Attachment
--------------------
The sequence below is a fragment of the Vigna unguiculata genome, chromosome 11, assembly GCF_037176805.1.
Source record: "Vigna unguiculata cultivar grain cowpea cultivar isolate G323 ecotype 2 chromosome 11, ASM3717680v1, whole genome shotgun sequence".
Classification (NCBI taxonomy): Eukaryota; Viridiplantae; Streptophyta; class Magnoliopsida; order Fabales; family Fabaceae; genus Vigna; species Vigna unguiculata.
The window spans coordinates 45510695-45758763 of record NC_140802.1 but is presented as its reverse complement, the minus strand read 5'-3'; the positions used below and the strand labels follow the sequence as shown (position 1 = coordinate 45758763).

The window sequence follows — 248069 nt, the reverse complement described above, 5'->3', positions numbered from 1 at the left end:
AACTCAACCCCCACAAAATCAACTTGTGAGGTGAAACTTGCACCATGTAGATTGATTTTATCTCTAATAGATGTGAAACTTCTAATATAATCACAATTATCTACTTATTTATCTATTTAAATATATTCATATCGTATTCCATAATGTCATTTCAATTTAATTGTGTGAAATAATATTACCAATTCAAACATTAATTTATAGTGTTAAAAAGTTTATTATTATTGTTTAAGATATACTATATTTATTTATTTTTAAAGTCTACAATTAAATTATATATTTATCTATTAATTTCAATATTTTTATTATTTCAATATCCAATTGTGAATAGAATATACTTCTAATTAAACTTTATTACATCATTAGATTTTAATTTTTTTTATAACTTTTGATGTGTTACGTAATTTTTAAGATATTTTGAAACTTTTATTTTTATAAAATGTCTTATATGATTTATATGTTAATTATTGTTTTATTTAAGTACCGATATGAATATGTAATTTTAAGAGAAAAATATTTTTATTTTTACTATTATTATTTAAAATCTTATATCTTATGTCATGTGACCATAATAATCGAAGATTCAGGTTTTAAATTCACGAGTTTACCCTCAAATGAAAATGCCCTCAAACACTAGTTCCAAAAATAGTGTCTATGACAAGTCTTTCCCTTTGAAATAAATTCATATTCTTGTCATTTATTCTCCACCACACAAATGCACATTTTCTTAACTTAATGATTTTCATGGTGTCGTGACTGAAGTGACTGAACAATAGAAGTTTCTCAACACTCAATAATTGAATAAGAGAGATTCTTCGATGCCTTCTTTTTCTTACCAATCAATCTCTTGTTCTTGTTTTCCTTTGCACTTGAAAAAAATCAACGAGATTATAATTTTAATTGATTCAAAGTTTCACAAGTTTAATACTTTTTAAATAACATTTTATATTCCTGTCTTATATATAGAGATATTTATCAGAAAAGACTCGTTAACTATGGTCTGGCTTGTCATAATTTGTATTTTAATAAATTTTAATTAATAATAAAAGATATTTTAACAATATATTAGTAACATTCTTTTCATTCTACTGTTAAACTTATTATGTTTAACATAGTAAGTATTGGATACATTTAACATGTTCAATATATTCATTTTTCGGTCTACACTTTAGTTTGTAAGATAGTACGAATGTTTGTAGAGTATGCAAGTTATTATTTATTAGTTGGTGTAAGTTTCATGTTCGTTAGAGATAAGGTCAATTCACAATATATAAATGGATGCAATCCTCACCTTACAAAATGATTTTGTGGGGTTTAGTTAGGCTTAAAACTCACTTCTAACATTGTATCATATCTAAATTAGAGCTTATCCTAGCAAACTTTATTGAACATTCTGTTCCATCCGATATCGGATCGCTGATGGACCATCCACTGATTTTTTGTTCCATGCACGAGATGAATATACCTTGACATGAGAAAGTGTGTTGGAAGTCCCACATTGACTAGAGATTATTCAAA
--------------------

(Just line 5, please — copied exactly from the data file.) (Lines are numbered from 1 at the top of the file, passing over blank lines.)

The window sequence follows — 248069 nt, the reverse complement described above, 5'->3', positions numbered from 1 at the left end: